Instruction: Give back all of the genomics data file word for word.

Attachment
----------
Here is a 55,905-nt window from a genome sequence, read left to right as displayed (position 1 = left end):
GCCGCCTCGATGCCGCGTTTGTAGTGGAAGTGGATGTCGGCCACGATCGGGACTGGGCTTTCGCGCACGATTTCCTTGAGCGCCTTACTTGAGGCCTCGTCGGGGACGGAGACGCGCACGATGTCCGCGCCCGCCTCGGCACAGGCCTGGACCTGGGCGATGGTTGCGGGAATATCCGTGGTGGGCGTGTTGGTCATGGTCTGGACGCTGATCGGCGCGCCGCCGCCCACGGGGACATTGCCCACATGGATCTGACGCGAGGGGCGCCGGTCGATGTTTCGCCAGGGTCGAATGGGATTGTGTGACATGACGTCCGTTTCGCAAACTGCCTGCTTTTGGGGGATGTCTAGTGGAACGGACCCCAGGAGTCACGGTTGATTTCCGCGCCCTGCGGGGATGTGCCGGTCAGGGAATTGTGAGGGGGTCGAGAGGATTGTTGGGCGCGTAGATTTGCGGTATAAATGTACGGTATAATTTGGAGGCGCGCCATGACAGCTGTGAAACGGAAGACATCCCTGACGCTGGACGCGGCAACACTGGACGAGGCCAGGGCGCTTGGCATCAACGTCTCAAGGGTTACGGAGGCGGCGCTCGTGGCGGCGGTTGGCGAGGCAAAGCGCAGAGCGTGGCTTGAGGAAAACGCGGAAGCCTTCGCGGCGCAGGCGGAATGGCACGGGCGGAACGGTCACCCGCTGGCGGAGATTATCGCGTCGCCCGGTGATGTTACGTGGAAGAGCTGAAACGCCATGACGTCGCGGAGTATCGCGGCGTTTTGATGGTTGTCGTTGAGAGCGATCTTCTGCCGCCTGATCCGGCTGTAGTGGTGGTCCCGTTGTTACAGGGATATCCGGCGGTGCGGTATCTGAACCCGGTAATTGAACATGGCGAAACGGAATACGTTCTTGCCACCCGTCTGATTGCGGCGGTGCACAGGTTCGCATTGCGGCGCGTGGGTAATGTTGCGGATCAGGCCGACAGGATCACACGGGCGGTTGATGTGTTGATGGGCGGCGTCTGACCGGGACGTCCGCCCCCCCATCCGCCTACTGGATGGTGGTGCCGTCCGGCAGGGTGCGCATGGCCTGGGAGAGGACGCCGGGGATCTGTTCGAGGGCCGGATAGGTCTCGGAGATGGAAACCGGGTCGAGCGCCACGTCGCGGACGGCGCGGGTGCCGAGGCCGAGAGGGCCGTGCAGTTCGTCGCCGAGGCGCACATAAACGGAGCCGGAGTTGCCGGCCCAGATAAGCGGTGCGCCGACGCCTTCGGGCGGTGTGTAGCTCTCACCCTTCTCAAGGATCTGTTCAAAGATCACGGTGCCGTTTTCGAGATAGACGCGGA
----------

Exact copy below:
Here is a 55,905-nt window from a genome sequence, read left to right as displayed (position 1 = left end):
GCCGCCTCGATGCCGCGTTTGTAGTGGAAGTGGATGTCGGCCACGATCGGGACTGGGCTTTCGCGCACGATTTCCTTGAGCGCCTTACTTGAGGCCTCGTCGGGGACGGAGACGCGCACGATGTCCGCGCCCGCCTCGGCACAGGCCTGGACCTGGGCGATGGTTGCGGGAATATCCGTGGTGGGCGTGTTGGTCATGGTCTGGACGCTGATCGGCGCGCCGCCGCCCACGGGGACATTGCCCACATGGATCTGACGCGAGGGGCGCCGGTCGATGTTTCGCCAGGGTCGAATGGGATTGTGTGACATGACGTCCGTTTCGCAAACTGCCTGCTTTTGGGGGATGTCTAGTGGAACGGACCCCAGGAGTCACGGTTGATTTCCGCGCCCTGCGGGGATGTGCCGGTCAGGGAATTGTGAGGGGGTCGAGAGGATTGTTGGGCGCGTAGATTTGCGGTATAAATGTACGGTATAATTTGGAGGCGCGCCATGACAGCTGTGAAACGGAAGACATCCCTGACGCTGGACGCGGCAACACTGGACGAGGCCAGGGCGCTTGGCATCAACGTCTCAAGGGTTACGGAGGCGGCGCTCGTGGCGGCGGTTGGCGAGGCAAAGCGCAGAGCGTGGCTTGAGGAAAACGCGGAAGCCTTCGCGGCGCAGGCGGAATGGCACGGGCGGAACGGTCACCCGCTGGCGGAGATTATCGCGTCGCCCGGTGATGTTACGTGGAAGAGCTGAAACGCCATGACGTCGCGGAGTATCGCGGCGTTTTGATGGTTGTCGTTGAGAGCGATCTTCTGCCGCCTGATCCGGCTGTAGTGGTGGTCCCGTTGTTACAGGGATATCCGGCGGTGCGGTATCTGAACCCGGTAATTGAACATGGCGAAACGGAATACGTTCTTGCCACCCGTCTGATTGCGGCGGTGCACAGGTTCGCATTGCGGCGCGTGGGTAATGTTGCGGATCAGGCCGACAGGATCACACGGGCGGTTGATGTGTTGATGGGCGGCGTCTGACCGGGACGTCCGCCCCCCCATCCGCCTACTGGATGGTGGTGCCGTCCGGCAGGGTGCGCATGGCCTGGGAGAGGACGCCGGGGATCTGTTCGAGGGCCGGATAGGTCTCGGAGATGGAAACCGGGTCGAGCGCCACGTCGCGGACGGCGCGGGTGCCGAGGCCGAGAGGGCCGTGCAGTTCGTCGCCGAGGCGCACATAAACGGAGCCGGAGTTGCCGGCCCAGATAAGCGGTGCGCCGACGCCTTCGGGCGGTGTGTAGCTCTCACCCTTCTCAAGGATCTGTTCAAAGATCACGGTGCCGTTTTCGAGATAGACGCGGA